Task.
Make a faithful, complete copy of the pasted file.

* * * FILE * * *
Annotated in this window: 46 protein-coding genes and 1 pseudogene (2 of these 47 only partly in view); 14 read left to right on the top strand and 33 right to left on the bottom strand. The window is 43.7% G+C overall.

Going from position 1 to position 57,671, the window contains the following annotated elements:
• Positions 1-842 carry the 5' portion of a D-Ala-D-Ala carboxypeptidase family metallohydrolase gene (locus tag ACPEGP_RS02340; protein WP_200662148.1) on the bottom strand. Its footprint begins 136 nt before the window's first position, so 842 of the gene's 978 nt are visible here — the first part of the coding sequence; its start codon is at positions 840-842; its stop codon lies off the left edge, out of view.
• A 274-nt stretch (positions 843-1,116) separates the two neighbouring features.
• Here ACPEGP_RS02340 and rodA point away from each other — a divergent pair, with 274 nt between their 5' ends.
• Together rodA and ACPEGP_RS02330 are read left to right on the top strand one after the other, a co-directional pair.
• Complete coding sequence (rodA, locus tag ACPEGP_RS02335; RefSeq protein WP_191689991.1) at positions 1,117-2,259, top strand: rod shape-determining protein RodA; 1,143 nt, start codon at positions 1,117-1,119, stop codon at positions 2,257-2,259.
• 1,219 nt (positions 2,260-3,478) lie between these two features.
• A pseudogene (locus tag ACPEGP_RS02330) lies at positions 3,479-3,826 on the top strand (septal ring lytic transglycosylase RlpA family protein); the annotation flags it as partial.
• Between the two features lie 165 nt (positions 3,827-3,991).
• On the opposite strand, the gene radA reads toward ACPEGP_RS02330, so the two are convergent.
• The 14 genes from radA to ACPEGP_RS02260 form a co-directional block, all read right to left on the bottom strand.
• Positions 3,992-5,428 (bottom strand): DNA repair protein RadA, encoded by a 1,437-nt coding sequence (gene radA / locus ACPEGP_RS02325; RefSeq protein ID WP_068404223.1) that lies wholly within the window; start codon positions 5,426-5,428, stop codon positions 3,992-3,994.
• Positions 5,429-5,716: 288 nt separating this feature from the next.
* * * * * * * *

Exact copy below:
Annotated in this window: 46 protein-coding genes and 1 pseudogene (2 of these 47 only partly in view); 14 read left to right on the top strand and 33 right to left on the bottom strand. The window is 43.7% G+C overall.

Going from position 1 to position 57,671, the window contains the following annotated elements:
• Positions 1-842 carry the 5' portion of a D-Ala-D-Ala carboxypeptidase family metallohydrolase gene (locus tag ACPEGP_RS02340; protein WP_200662148.1) on the bottom strand. Its footprint begins 136 nt before the window's first position, so 842 of the gene's 978 nt are visible here — the first part of the coding sequence; its start codon is at positions 840-842; its stop codon lies off the left edge, out of view.
• A 274-nt stretch (positions 843-1,116) separates the two neighbouring features.
• Here ACPEGP_RS02340 and rodA point away from each other — a divergent pair, with 274 nt between their 5' ends.
• Together rodA and ACPEGP_RS02330 are read left to right on the top strand one after the other, a co-directional pair.
• Complete coding sequence (rodA, locus tag ACPEGP_RS02335; RefSeq protein WP_191689991.1) at positions 1,117-2,259, top strand: rod shape-determining protein RodA; 1,143 nt, start codon at positions 1,117-1,119, stop codon at positions 2,257-2,259.
• 1,219 nt (positions 2,260-3,478) lie between these two features.
• A pseudogene (locus tag ACPEGP_RS02330) lies at positions 3,479-3,826 on the top strand (septal ring lytic transglycosylase RlpA family protein); the annotation flags it as partial.
• Between the two features lie 165 nt (positions 3,827-3,991).
• On the opposite strand, the gene radA reads toward ACPEGP_RS02330, so the two are convergent.
• The 14 genes from radA to ACPEGP_RS02260 form a co-directional block, all read right to left on the bottom strand.
• Positions 3,992-5,428 (bottom strand): DNA repair protein RadA, encoded by a 1,437-nt coding sequence (gene radA / locus ACPEGP_RS02325; RefSeq protein ID WP_068404223.1) that lies wholly within the window; start codon positions 5,426-5,428, stop codon positions 3,992-3,994.
• Positions 5,429-5,716: 288 nt separating this feature from the next.